Emily Peedin
Drag queen Erica Chanel performs at THEE Drag Ball inside Talley Student Union on
Tuesday, April 4, 2023.

On Tuesday, April 4, NC State’s Black Students Board (BSB) put on THEE Drag Ball as part of Pan-Afrikan Week. THEE Drag Ball was a drag show hosted by Drag Queen Erica Chanel, with fellow Queens Kiara Mel, Paris Brooks-Bonet and Giselle Cassidy Carter. 

The show included an informative Q&A segment where the queens answered questions chosen ahead of time as well as written questions from the audience. Audience members gained insight on the inner workings of the drag world, such as how the queens got their starts in drag. For Mel, an NC State alum who studied Agribusiness and Poultry Science, her interest in drag started after she came out.“RuPaul’s Drag Race” inspired her to want to try her hand at drag. 

Fellow queen Brooks-Bonet’s story with drag began at the local talent show as a way to help a friend afford their rent. 

Stories of caring and connection in drag were shared throughout the Q&A. An example of the kindness that’s shared through the art of drag came from the queens’ various answers about their favorite part of doing drag. Cassidy Carter said, “my favorite part of drag would be the messages that I get sometimes from people saying that I’ve touched them or helped them through something just by simply performing and being myself.” 

Mel echoed this saying there are “so many brunches I go to and there’s so many individuals especially [like] plus size women that come up to me and say you give me so much strength, you give me so much hope and I wish I had your confidence” to which she said “people don’t need to give you permission to be who you are.” 

The queens also discussed the work put into doing drag as well as their experiences as Black drag performers. They talked about how hard it is to make themselves visible along with the difficult expectations that come with drag. For many of them, drag is their full-time job.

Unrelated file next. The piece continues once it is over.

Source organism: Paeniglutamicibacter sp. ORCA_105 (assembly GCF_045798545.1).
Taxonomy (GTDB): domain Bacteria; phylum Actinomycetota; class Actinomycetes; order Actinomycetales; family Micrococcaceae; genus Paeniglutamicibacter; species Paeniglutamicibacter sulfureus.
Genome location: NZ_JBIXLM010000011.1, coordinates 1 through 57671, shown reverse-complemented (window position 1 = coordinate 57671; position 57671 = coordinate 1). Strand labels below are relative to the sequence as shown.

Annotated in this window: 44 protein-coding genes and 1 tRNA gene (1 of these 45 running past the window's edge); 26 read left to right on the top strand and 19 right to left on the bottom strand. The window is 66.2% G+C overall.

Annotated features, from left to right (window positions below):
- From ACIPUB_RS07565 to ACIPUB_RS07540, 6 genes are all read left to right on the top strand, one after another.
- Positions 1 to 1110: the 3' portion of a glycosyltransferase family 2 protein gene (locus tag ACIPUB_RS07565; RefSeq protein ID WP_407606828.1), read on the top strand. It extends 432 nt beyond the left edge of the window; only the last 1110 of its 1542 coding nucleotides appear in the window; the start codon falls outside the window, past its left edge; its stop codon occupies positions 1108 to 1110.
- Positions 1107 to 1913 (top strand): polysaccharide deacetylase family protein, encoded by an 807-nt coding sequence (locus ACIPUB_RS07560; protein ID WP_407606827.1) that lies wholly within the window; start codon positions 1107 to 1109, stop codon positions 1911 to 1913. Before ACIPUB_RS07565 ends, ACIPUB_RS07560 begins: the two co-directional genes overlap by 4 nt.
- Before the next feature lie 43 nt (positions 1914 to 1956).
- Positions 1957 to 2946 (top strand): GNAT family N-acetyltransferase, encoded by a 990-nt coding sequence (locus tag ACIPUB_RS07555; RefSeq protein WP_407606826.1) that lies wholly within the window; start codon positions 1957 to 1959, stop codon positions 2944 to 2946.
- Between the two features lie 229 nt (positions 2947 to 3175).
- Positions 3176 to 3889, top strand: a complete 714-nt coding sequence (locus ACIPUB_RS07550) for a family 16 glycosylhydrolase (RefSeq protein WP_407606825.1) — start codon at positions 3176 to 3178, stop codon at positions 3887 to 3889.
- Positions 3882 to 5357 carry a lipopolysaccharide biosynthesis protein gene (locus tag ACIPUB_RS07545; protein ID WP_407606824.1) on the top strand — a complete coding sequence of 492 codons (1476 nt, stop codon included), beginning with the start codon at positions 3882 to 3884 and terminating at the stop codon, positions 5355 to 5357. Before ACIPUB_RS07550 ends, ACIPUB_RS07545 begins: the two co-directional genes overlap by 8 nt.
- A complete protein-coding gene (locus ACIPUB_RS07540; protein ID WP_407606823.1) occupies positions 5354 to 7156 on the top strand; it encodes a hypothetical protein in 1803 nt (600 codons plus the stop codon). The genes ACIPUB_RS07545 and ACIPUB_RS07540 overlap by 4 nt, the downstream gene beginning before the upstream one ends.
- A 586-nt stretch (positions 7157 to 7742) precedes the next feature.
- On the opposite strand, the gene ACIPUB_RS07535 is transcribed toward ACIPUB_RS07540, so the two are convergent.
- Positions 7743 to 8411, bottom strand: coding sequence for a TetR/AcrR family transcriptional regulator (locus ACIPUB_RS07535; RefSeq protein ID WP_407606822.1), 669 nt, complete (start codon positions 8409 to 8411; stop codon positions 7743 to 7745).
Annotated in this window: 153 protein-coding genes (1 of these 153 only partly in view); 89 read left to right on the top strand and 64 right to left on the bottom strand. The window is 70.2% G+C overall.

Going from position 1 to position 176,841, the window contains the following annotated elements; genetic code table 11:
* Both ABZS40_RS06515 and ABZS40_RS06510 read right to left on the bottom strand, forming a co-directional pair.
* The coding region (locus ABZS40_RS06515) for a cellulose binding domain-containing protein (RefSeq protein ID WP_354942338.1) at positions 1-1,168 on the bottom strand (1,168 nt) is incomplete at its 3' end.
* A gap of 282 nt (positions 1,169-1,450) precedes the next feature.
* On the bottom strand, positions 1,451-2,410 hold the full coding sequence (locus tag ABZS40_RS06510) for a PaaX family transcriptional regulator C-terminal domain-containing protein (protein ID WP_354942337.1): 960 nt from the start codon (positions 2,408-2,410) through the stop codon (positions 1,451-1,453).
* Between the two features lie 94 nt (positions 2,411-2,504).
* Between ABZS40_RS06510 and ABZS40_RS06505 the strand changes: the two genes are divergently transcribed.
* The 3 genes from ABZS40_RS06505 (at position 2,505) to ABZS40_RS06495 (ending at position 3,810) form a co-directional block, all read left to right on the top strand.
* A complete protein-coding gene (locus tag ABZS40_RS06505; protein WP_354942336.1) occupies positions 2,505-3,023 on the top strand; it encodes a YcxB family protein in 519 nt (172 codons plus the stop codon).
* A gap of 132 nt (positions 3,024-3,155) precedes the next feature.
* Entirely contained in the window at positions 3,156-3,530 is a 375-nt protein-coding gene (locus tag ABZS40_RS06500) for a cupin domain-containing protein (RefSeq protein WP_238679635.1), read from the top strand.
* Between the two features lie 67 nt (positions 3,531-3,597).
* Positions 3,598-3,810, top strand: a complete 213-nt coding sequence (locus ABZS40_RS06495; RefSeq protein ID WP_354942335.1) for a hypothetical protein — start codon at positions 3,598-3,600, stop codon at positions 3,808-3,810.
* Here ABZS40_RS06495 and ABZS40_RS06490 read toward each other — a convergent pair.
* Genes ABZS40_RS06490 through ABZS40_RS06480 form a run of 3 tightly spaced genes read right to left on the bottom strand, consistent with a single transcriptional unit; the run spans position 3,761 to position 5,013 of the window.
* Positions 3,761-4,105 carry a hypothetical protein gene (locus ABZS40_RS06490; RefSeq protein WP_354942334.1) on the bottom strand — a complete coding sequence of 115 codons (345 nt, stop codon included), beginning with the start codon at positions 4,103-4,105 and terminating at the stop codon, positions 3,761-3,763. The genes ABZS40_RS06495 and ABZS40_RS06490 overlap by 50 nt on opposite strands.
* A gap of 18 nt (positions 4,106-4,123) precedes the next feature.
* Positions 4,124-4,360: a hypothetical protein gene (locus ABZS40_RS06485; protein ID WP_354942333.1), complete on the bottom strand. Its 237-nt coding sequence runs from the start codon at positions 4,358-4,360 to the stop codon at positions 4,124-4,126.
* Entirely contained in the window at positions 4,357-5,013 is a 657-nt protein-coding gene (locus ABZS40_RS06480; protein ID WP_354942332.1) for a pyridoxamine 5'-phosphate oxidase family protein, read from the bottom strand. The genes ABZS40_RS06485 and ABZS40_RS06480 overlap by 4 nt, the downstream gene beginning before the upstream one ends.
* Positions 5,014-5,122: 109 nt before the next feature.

The queens also focused more on the community aspect of drag as a whole. Chanel said her favorite part of drag is “building a bond” with her sisters and “building a community where, when something’s going on in my life I know that I can call any one of these girls and they’re going to uplift each other and we fully support each other in and out of drag.” 

Similarly, Brooks-Bonet said “I would not be the man I am today or the performer I am today if it wasn’t for the queer community in North Carolina, specifically in Raleigh.” As Cassidy Carter said, and her fellow queens’ answers suggested as well, drag serves as a form of expression for how the performers feel or what they might be going through in that moment. It’s a way for them to be more comfortable with themselves and share something that can have a real, sometimes unexpected, impact on others. 

Host Chanel ended the night with an impassioned message for the audience, saying, “brothers and sisters are under attack and they are trying to get us the hell out of here you guys so I know that you have had fun today and that you guys have had a great time but if I can leave you here with anything is please when the next election comes on I need for every single one of y’all in here to go and f***ing vote, it is times like this that we have to stick together, we have to fight for each other.” She then asked the audience to scream “drag is not a crime,” words that have been increasingly said as many anti-drag bills are being proposed, or even signed into law, across the country.